On November 5th, California voters passed Proposition 24, a ballot initiative that expands consumer rights and regulatory enforcement authority under the California Consumer Privacy Act of 2018 (CCPA). The ballot initiative, titled the California Privacy Rights Act of 2020 (CPRA), imposes new compliance obligations on affected businesses less than a year after the CCPA went into effect. Even though the CPRA is not effective until Jan. 1, 2023 (and will not be enforceable until six months after that), businesses should immediately begin revising their privacy policies and procedures given the complexities of the new law and the fact that the CPRA applies to personal information collected by a business on or after Jan. 1, 2022.
Among other things, the CPRA does the following:
- Establishes the California Privacy Protection Agency: The California Privacy Protection Agency is a new agency dedicated to enforcing the state’s consumer data privacy laws. Previously, the state’s attorney general’s office was tasked with implementing and enforcing the CCPA, but the attorney general’s office stated that it only had the resources to pursue a couple of cases each year. The California Privacy Protection Agency is a stand-alone agency dedicated to protecting privacy and will investigate and adjudicate potential violations, assess penalties for violations and assume rulemaking authority.
- Defines a new category of “sensitive personal information:” “Sensitive personal information” includes a consumer’s social security, driver’s license, state identification and passport numbers, a consumer’s account log-in, financial account, debit card or credit card number in combination with any required security or access code, password or credentials allowing access to an account, a consumer’s precise geolocation, a consumer’s racial or ethnic origin, religious or philosophical beliefs, or union membership, the contents of a consumer’s mail, email and text messages (unless the business is the intended recipient of the communication), a consumer’s genetic data, the processing of biometric information for the purpose of uniquely identifying a consumer and personal information collected and analyzed concerning a consumer’s sex life or sexual orientation.
- Limits businesses’ use of sensitive personal information: The CPRA requires businesses to disclose whether the business collects sensitive personal information, the types of sensitive personal information collected, the purpose for which the sensitive personal information would be collected and the length of time that the business intends to retain the sensitive personal information. Further, the CPRA allows consumers to opt-out of having their sensitive personal information used or disclosed for advertising or marketing.
- Requires businesses to correct a consumer’s inaccurate personal information upon the consumer’s request: Under the CPRA, a business must correct any inaccurate personal information maintained by the business upon the consumer’s request.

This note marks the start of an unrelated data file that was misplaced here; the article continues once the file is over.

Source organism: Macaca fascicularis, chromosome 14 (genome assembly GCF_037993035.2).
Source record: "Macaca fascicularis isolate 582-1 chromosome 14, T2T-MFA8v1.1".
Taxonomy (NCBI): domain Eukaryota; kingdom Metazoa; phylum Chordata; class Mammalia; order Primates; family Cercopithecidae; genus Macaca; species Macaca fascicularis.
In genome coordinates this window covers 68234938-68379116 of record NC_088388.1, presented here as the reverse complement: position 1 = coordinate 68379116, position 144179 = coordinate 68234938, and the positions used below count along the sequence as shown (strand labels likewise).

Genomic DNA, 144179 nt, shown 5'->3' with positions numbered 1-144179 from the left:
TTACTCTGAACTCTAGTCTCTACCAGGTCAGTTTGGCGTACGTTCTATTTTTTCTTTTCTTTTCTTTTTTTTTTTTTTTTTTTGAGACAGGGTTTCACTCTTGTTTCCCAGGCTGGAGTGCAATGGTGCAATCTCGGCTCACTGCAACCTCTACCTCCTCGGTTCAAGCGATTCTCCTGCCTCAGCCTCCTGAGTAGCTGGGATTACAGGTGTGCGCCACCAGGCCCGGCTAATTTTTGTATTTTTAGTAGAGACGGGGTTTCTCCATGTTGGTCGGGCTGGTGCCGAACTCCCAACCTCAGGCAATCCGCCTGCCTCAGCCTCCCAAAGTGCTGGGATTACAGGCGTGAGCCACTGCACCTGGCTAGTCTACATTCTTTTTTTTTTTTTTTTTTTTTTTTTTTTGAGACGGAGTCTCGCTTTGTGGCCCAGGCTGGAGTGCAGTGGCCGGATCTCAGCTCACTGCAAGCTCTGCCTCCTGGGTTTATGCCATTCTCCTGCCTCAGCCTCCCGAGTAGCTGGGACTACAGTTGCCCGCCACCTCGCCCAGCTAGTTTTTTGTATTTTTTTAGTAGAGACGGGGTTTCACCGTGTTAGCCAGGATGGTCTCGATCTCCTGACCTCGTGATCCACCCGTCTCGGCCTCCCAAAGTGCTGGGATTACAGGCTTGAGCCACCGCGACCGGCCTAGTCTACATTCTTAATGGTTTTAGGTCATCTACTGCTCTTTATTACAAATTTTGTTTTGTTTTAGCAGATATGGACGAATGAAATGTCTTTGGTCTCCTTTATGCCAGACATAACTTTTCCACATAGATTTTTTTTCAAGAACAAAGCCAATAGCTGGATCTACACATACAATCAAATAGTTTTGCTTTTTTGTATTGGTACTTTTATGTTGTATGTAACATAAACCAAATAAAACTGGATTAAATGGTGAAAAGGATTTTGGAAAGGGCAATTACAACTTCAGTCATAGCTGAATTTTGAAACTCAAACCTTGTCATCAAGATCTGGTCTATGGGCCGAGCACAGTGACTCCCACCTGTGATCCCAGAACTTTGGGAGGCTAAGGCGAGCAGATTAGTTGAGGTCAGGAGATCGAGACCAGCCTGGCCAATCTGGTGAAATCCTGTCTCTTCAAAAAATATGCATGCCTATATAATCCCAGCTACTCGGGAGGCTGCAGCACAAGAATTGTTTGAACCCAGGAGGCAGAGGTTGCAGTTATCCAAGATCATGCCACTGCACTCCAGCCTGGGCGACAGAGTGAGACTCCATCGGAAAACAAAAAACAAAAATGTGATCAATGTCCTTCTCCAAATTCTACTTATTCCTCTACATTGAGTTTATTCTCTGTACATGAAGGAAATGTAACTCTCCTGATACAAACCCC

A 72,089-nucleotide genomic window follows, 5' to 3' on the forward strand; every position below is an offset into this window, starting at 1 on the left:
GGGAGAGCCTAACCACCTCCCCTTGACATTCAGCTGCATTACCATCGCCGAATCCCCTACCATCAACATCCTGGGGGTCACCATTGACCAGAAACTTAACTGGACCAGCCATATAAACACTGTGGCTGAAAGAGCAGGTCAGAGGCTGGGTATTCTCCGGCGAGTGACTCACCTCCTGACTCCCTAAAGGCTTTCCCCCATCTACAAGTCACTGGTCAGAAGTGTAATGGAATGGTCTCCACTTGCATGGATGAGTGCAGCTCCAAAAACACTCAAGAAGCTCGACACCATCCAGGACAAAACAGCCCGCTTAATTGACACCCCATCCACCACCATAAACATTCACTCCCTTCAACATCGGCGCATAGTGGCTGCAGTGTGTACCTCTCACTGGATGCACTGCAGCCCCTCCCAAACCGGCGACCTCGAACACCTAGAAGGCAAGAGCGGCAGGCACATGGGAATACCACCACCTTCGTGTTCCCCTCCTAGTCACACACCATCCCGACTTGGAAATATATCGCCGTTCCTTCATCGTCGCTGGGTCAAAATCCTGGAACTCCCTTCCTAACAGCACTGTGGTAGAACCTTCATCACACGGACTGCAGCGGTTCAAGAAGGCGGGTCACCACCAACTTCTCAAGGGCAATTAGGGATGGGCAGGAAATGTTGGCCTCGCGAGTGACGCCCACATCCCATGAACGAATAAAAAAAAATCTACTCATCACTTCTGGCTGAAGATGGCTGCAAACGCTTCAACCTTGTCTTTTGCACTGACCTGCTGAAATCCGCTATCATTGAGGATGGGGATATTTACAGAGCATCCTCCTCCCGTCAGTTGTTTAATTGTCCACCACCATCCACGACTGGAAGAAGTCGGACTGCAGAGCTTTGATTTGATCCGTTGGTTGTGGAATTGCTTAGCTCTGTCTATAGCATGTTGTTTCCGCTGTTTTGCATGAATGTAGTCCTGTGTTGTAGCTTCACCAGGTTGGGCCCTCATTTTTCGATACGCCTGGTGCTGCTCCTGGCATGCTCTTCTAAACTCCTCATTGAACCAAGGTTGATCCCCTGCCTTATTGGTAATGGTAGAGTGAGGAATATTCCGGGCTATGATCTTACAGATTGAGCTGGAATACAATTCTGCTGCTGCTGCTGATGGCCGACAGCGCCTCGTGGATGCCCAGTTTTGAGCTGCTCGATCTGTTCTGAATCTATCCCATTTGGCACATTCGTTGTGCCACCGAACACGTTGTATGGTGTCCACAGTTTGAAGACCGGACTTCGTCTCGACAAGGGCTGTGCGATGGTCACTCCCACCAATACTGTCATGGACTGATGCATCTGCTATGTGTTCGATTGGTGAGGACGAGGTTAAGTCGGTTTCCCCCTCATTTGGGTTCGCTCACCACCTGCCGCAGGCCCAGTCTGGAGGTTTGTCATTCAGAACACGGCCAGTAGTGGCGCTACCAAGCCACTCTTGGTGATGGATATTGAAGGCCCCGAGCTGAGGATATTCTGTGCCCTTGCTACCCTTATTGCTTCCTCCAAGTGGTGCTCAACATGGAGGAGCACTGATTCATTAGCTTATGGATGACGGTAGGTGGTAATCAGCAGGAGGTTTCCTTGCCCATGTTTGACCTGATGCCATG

- Prohibits businesses from sharing or selling a consumer’s personal information to third parties if requested by a consumer: Under the CPRA, a consumer may, at any time, direct a business that sells or shares personal information about the consumer to third parties not to sell or share the consumer’s personal information.
- Imposes additional protections for children’s data: The CPRA prohibits businesses from selling or sharing the personal information of consumers if the business has actual knowledge that the consumer is less than 16 years of age, unless the child (in the case of children 13-16 years old) or the child’s parent or guardian (in the case of children who are less than 13 years of age) affirmatively authorize the sale or sharing of the personal information. In addition, the CPRA triples maximum penalties for violations concerning consumers under the age of 16.
- Limits the length of time in which businesses may retain consumers’ personal information and sensitive personal information: The CPRA prohibits businesses from retaining a consumer’s personal information or sensitive personal information for longer than reasonably necessary for the disclosed purpose for which the information was collected. This provision likely will lead to specific rulemaking or litigation on what is “reasonably necessary.”
- Requires businesses to adopt reasonable security measures with respect to personal information: The CPRA expressly requires businesses to implement reasonable security procedures and practices appropriate to the nature of the personal information to protect the personal information from unauthorized or illegal access, destruction, use, modification or disclosure. This section, due to the “reasonable security practices and procedures” term, will also be subject to significant disagreements and disputes.
The CPRA just passed, but businesses have a short window of time to implement new policies and procedures that are compliant with this new law. If you would like assistance in crafting these policies or procedures or in interpreting the CPRA, please feel free to contact Mark Rasch (firstname.lastname@example.org /301.547.6925), Andrew Wilber (email@example.com / 216.736.7298) or any member of KJK’s Cybersecurity, Data Breach, and Privacy Team.
KJK publications are intended for general information purposes only and should not be construed as legal advice on any specific facts or circumstances. All articles published by KJK state the personal views of the authors. This publication may not be quoted or referred without our prior written consent. To request reprint permission for any of our publications, please use the “Contact Us” form located on this website. The mailing of our publications is not intended to create, and receipt of them does not constitute, an attorney-client relationship. The views set forth therein are the personal views of the author and do not necessarily reflect those of KJK.